Brazil’s Lula leaves building ahead of expected arrest

Supporters of former Brazilian president Luiz Inacio Lula da Silva, who was expected soon to turn himself in to authorities to be jailed for corruption, surrounded the building near Sao Paulo where he had holed up for two days
AFP

São Bernardo do Campo (Brazil) (AFP) – Brazil’s election frontrunner and controversial leftist icon Luiz Inacio Lula da Silva on Saturday finally walked out of the building where he had been holed up for two days and attended a Catholic Mass ahead of his expected arrest for corruption.

Lula, 72, got a rock star’s welcome from thousands of leftist supporters surrounding the metalworkers’ union building in Sao Bernardo do Campo, where he has defied the authorities.

He had been ordered to surrender on Friday and begin a 12-year sentence. But to the delight of his fervent followers, Lula skipped the deadline, remaining shut up in the building.

The unfolding drama mixes Lula’s charismatic political style, the country’s epic struggle against graft, and the fate of October’s presidential elections — where, despite his legal problems, Lula remains by far the most popular contender.

Finally emerging Saturday, wearing a dark blue T-shirt and looking confident, Lula waved to the crowd and made the sign of the cross on a platform where he stood next to several priests.

“Free Lula, free Lula!” the crowd chanted.

The impromptu Mass in the street was to commemorate Lula’s late wife Marisa Leticia, who died last year and would now be turning 68.

But it was also a reminder to supporters of Lula’s long and often emotional backstory, rising as he did from humble beginnings as an uneducated, desperately poor shoeshine boy to a two-term president (2003-2010), and at his peak, one of the world’s most popular politicians.

For his followers, the Mass appeared likely to become an elaborate farewell before Lula was taken to Curitiba, headquarters of Brazil’s giant “Car Wash” anti-graft probe, which has claimed him as its biggest scalp.

– Prayers, then negotiations –

Lula was convicted last year of taking a luxury apartment as a kickback from a big construction company. He lost a lower court appeal in January and saw his sentence increased from nine to 12 years.

Since Wednesday, Lula and his supporters have been fighting the prison sentence in the Supreme Court, Brazil’s top appeals court, and in the streets, in a feverish political drama that has gripped Latin America’s biggest nation.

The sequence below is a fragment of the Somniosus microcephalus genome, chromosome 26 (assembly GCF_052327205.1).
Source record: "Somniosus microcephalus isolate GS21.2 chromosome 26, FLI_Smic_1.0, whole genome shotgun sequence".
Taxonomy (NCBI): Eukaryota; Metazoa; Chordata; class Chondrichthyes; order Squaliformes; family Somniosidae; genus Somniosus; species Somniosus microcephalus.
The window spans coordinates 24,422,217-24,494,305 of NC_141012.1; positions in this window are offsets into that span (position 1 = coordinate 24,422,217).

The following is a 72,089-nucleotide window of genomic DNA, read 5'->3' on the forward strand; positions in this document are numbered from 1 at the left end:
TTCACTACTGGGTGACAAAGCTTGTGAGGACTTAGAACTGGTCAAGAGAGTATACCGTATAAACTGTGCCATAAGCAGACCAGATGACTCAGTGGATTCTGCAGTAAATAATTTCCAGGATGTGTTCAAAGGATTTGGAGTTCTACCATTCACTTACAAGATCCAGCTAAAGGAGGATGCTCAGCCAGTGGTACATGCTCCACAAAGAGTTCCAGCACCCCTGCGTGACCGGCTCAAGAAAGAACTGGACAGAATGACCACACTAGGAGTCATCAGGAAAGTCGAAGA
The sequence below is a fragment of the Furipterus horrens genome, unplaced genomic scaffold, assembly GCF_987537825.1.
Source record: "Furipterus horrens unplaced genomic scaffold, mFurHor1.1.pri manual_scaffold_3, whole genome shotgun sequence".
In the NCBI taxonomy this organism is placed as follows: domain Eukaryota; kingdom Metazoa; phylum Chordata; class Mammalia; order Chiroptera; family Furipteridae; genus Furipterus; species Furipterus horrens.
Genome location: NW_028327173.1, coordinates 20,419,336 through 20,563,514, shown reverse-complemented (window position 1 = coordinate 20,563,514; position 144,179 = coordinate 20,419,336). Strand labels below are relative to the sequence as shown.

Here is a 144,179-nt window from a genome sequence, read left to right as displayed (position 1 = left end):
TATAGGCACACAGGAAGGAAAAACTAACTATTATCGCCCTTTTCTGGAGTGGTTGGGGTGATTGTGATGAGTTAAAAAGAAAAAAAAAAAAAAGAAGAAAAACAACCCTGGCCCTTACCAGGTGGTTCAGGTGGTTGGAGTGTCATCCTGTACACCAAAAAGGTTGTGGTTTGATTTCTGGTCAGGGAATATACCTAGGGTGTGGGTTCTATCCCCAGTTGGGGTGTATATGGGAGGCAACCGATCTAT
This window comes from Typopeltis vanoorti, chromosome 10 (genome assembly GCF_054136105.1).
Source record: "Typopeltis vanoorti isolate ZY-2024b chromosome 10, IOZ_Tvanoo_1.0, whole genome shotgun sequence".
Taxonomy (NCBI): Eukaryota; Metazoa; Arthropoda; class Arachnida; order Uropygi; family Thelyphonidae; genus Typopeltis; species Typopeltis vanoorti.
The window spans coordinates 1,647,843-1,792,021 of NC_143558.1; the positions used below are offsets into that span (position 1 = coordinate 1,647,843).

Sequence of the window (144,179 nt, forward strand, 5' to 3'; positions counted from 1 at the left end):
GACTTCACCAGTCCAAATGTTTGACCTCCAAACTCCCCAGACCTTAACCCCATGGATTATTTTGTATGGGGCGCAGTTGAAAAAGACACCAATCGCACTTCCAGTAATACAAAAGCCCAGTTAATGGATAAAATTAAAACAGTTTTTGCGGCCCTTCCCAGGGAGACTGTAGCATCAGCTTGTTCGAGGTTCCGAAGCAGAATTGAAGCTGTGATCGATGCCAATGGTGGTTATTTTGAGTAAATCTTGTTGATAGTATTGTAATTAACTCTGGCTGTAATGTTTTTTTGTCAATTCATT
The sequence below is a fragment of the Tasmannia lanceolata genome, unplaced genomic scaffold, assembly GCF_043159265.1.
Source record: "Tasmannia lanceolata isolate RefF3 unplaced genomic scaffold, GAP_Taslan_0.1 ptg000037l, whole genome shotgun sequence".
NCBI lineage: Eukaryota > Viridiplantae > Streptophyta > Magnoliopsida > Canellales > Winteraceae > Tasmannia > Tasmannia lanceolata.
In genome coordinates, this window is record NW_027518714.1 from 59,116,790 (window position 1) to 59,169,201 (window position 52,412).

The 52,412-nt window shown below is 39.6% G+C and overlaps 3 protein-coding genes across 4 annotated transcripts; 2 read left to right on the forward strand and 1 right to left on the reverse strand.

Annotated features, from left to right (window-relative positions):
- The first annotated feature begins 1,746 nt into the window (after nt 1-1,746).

On Friday, the founder of the once dominant Workers’ Party refused to comply with an order to surrender voluntarily to the authorities.

This raised fears of confrontation between police and the seething crowd of Lula backers, many of them in Workers’ Party red shirts. However, authorities quickly defused tension by declaring that Lula was not yet considered a fugitive.

The endgame now appears to have started.

Brazilian media widely reported that Lula was due to turn himself in after the Mass.

Lula’s lawyers were in negotiations with police over the place and timing of the arrest, allies of the disgraced leader told AFP.

But Lula’s faithful were still in defiant mood.

“We can’t let them lock up Lula!” one member of the human shield surrounding the union building yelled. “Don’t let him surrender!” another cried.

Meanwhile, Lula’s lawyers appealed for an injunction against his arrest late Friday in the Supreme Court. But a similar appeal at another court failed earlier in the day and the latest effort was unlikely to gain traction.

– Polarizing figure –

To his Workers’ Party faithful, Lula is a victim of an out-of-control judiciary preventing him from returning to power. 

They remember him for a presidency that saw tens of millions lifted from poverty and Brazil rise on the world stage.

However, Lula’s imminent arrest is being celebrated by many Brazilians.

The “Car Wash” probe, which has revealed systemic, high-level embezzlement and bribery throughout business and politics over the last four years, is wildly popular.

Detractors say that Lula epitomizes Brazil’s corruption-riddled elite.

Operation “Car Wash” was named after the service station where agents initially investigated a minor money laundering scheme in 2014, before realizing that they had stumbled on a gargantuan web of embezzlement and bribery at state oil company Petrobras, reaching right through the political classes.

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